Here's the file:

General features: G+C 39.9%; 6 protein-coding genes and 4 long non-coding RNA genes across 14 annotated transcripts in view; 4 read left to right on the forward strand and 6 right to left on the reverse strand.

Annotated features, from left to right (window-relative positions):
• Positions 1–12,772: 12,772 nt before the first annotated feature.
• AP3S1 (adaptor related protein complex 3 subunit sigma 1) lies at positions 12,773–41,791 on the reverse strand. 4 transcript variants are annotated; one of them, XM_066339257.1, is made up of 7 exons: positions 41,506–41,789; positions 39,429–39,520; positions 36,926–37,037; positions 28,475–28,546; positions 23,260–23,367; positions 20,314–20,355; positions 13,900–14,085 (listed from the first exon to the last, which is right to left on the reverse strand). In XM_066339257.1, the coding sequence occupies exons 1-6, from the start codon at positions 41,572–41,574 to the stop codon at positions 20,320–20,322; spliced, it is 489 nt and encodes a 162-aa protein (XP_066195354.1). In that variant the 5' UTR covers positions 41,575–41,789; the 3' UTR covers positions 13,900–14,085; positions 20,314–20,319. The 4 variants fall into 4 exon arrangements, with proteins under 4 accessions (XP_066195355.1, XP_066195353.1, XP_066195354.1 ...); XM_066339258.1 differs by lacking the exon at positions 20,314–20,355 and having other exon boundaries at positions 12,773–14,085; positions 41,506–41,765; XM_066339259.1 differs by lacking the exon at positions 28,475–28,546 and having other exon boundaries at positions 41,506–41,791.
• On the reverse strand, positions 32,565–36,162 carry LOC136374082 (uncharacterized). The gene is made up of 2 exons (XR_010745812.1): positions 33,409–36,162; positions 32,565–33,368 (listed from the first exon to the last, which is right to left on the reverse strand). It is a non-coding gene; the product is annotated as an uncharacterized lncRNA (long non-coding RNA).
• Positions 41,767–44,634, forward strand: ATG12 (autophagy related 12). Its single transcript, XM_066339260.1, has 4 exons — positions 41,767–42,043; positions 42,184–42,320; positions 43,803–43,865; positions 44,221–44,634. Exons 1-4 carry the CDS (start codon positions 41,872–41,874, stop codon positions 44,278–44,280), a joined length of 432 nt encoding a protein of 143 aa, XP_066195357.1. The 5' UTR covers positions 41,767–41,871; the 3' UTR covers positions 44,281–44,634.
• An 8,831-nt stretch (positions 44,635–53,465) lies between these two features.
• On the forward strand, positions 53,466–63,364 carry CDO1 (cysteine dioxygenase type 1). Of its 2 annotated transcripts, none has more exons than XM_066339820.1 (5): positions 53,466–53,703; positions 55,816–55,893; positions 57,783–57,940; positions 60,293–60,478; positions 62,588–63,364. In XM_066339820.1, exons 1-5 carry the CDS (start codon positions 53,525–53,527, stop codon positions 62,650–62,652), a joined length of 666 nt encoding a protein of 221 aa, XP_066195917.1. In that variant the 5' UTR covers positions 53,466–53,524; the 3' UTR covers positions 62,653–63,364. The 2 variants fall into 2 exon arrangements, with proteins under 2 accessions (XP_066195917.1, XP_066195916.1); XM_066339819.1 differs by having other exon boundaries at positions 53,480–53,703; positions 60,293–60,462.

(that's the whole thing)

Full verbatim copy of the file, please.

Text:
General features: G+C 39.9%; 6 protein-coding genes and 4 long non-coding RNA genes across 14 annotated transcripts in view; 4 read left to right on the forward strand and 6 right to left on the reverse strand.

Annotated features, from left to right (window-relative positions):
• Positions 1–12,772: 12,772 nt before the first annotated feature.
• AP3S1 (adaptor related protein complex 3 subunit sigma 1) lies at positions 12,773–41,791 on the reverse strand. 4 transcript variants are annotated; one of them, XM_066339257.1, is made up of 7 exons: positions 41,506–41,789; positions 39,429–39,520; positions 36,926–37,037; positions 28,475–28,546; positions 23,260–23,367; positions 20,314–20,355; positions 13,900–14,085 (listed from the first exon to the last, which is right to left on the reverse strand). In XM_066339257.1, the coding sequence occupies exons 1-6, from the start codon at positions 41,572–41,574 to the stop codon at positions 20,320–20,322; spliced, it is 489 nt and encodes a 162-aa protein (XP_066195354.1). In that variant the 5' UTR covers positions 41,575–41,789; the 3' UTR covers positions 13,900–14,085; positions 20,314–20,319. The 4 variants fall into 4 exon arrangements, with proteins under 4 accessions (XP_066195355.1, XP_066195353.1, XP_066195354.1 ...); XM_066339258.1 differs by lacking the exon at positions 20,314–20,355 and having other exon boundaries at positions 12,773–14,085; positions 41,506–41,765; XM_066339259.1 differs by lacking the exon at positions 28,475–28,546 and having other exon boundaries at positions 41,506–41,791.
• On the reverse strand, positions 32,565–36,162 carry LOC136374082 (uncharacterized). The gene is made up of 2 exons (XR_010745812.1): positions 33,409–36,162; positions 32,565–33,368 (listed from the first exon to the last, which is right to left on the reverse strand). It is a non-coding gene; the product is annotated as an uncharacterized lncRNA (long non-coding RNA).
• Positions 41,767–44,634, forward strand: ATG12 (autophagy related 12). Its single transcript, XM_066339260.1, has 4 exons — positions 41,767–42,043; positions 42,184–42,320; positions 43,803–43,865; positions 44,221–44,634. Exons 1-4 carry the CDS (start codon positions 41,872–41,874, stop codon positions 44,278–44,280), a joined length of 432 nt encoding a protein of 143 aa, XP_066195357.1. The 5' UTR covers positions 41,767–41,871; the 3' UTR covers positions 44,281–44,634.
• An 8,831-nt stretch (positions 44,635–53,465) lies between these two features.
• On the forward strand, positions 53,466–63,364 carry CDO1 (cysteine dioxygenase type 1). Of its 2 annotated transcripts, none has more exons than XM_066339820.1 (5): positions 53,466–53,703; positions 55,816–55,893; positions 57,783–57,940; positions 60,293–60,478; positions 62,588–63,364. In XM_066339820.1, exons 1-5 carry the CDS (start codon positions 53,525–53,527, stop codon positions 62,650–62,652), a joined length of 666 nt encoding a protein of 221 aa, XP_066195917.1. In that variant the 5' UTR covers positions 53,466–53,524; the 3' UTR covers positions 62,653–63,364. The 2 variants fall into 2 exon arrangements, with proteins under 2 accessions (XP_066195917.1, XP_066195916.1); XM_066339819.1 differs by having other exon boundaries at positions 53,480–53,703; positions 60,293–60,462.